By Karolina Lempert, part of The Summer Series of guest posts
Networking gets a bad rap. I get it – we all like to believe that we live in a fully meritocratic society, and that if we just keep our heads down and work hard, everything will work out in the end. Growing up, I definitely thought like this.
You see, my parents immigrated to the United States from Poland in the early 1980s, speaking no English and having no money. They were determined to give their children a better life than they had, and they worked really hard for that. My brothers and I didn’t have a lot when we were young, but we never felt deprived. I worked hard and did well in school, and ended up getting a scholarship to an excellent private high school in New York City. I thought, awesome! Social mobility at work! The American Dream!
I continued to study hard in high school with the goal of attending an Ivy League university. I got the best grades, was elected to leadership positions, and was (over?) involved in extra-curricular activities. Little did I know – hard work would not be enough. As the college rejection letters piled up, my worldview started to shift.
In a fortuitous turn of events, my guidance counselor spoke to an acquaintance of his in the admissions office at Harvard, and managed to get me a spot in their incoming class for the following year. Taking a year off was daunting to my 17-year-old self, but in the end, it was a small price to pay to attend one of the best universities in the world.
Did I deserve to get into Harvard? Sure – I think lots of people have what it takes to succeed there. Would I have gotten in without adding a little bit of networking and a lot of luck? Definitely not.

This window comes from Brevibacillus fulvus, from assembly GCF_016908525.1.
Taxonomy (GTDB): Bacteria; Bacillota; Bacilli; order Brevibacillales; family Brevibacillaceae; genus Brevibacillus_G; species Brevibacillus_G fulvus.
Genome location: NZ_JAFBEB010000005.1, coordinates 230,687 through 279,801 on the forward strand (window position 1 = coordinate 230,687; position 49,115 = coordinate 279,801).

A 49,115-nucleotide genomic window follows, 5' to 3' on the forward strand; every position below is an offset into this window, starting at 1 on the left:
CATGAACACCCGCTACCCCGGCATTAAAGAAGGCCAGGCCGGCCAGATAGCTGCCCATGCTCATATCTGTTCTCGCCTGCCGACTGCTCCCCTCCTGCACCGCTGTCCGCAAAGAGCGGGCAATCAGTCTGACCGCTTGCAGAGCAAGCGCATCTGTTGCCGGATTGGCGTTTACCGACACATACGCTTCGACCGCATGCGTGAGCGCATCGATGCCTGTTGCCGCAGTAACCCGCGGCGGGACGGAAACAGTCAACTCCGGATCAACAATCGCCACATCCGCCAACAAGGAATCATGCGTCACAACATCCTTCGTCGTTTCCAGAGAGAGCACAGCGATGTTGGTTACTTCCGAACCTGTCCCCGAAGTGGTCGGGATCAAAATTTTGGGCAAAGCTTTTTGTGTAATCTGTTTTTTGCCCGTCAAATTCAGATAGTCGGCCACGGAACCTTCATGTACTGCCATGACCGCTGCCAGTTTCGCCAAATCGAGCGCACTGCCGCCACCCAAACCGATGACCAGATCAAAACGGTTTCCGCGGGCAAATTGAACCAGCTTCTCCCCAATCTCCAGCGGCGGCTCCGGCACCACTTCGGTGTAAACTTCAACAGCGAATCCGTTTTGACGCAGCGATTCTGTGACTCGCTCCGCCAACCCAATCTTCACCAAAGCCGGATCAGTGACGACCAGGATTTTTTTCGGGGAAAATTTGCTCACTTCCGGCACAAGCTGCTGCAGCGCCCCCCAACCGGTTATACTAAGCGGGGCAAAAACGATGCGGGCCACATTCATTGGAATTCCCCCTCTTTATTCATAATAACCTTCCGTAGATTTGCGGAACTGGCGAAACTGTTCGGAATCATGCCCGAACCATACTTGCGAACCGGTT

Well, a degree from Harvard! I was set, right?
I had an advantage, of course, but even when you graduate from Harvard, no one hands you a job. You still – at the very least – have to know what you want to do and apply. When I was a sophomore, I took a class on abnormal psychology that I really enjoyed and excelled in. I think I found the topic personally relevant; my relentless perfectionism in high school did not translate well to college, and my mental health suffered (my friends and peers fared even worse). When the class was done, I got a personal e-mail from the professor, Diego Pizzagalli, congratulating me on my final grade. After a couple of years surrounded by the best and the brightest in the world, this was the first time I felt special in a long time. I decided to see about a volunteer position in Dr. Pizzagalli’s lab, and was offered one. I started with menial tasks (data entry, data backup, data collection), but it was great because it gave me a sense of purpose, and I got to see what scientific research was like.
(Aside: Note that I was ~20 years old before I knew what scientific research was like. Science was not a career path that had ever occurred to me before that point, and I think that’s kind of a travesty. But moving on…)